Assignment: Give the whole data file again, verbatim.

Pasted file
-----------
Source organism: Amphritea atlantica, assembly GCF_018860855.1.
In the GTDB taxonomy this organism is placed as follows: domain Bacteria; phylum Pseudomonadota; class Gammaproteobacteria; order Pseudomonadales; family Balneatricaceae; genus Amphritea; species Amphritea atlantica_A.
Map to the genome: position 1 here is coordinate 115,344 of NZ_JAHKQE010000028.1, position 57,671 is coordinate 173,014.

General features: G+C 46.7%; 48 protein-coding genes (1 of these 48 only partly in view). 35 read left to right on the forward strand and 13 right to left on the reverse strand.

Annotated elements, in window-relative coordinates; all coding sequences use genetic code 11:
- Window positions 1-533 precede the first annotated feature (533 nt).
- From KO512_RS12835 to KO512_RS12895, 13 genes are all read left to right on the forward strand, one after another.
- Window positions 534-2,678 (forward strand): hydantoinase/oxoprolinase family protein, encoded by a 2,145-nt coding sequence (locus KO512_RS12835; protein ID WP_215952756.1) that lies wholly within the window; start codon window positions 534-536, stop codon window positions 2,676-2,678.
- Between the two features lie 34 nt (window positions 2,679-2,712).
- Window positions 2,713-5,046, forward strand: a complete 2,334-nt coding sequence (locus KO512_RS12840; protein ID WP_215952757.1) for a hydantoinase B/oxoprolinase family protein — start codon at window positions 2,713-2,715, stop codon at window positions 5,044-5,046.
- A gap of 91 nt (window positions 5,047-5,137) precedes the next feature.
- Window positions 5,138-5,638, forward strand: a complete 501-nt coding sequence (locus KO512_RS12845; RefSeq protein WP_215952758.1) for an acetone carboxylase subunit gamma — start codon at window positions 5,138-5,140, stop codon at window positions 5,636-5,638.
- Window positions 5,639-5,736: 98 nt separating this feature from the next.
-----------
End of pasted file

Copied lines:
Source organism: Amphritea atlantica, assembly GCF_018860855.1.
In the GTDB taxonomy this organism is placed as follows: domain Bacteria; phylum Pseudomonadota; class Gammaproteobacteria; order Pseudomonadales; family Balneatricaceae; genus Amphritea; species Amphritea atlantica_A.
Map to the genome: position 1 here is coordinate 115,344 of NZ_JAHKQE010000028.1, position 57,671 is coordinate 173,014.

General features: G+C 46.7%; 48 protein-coding genes (1 of these 48 only partly in view). 35 read left to right on the forward strand and 13 right to left on the reverse strand.

Annotated elements, in window-relative coordinates; all coding sequences use genetic code 11:
- Window positions 1-533 precede the first annotated feature (533 nt).
- From KO512_RS12835 to KO512_RS12895, 13 genes are all read left to right on the forward strand, one after another.
- Window positions 534-2,678 (forward strand): hydantoinase/oxoprolinase family protein, encoded by a 2,145-nt coding sequence (locus KO512_RS12835; protein ID WP_215952756.1) that lies wholly within the window; start codon window positions 534-536, stop codon window positions 2,676-2,678.
- Between the two features lie 34 nt (window positions 2,679-2,712).
- Window positions 2,713-5,046, forward strand: a complete 2,334-nt coding sequence (locus KO512_RS12840; protein ID WP_215952757.1) for a hydantoinase B/oxoprolinase family protein — start codon at window positions 2,713-2,715, stop codon at window positions 5,044-5,046.
- A gap of 91 nt (window positions 5,047-5,137) precedes the next feature.
- Window positions 5,138-5,638, forward strand: a complete 501-nt coding sequence (locus KO512_RS12845; RefSeq protein WP_215952758.1) for an acetone carboxylase subunit gamma — start codon at window positions 5,138-5,140, stop codon at window positions 5,636-5,638.
- Window positions 5,639-5,736: 98 nt separating this feature from the next.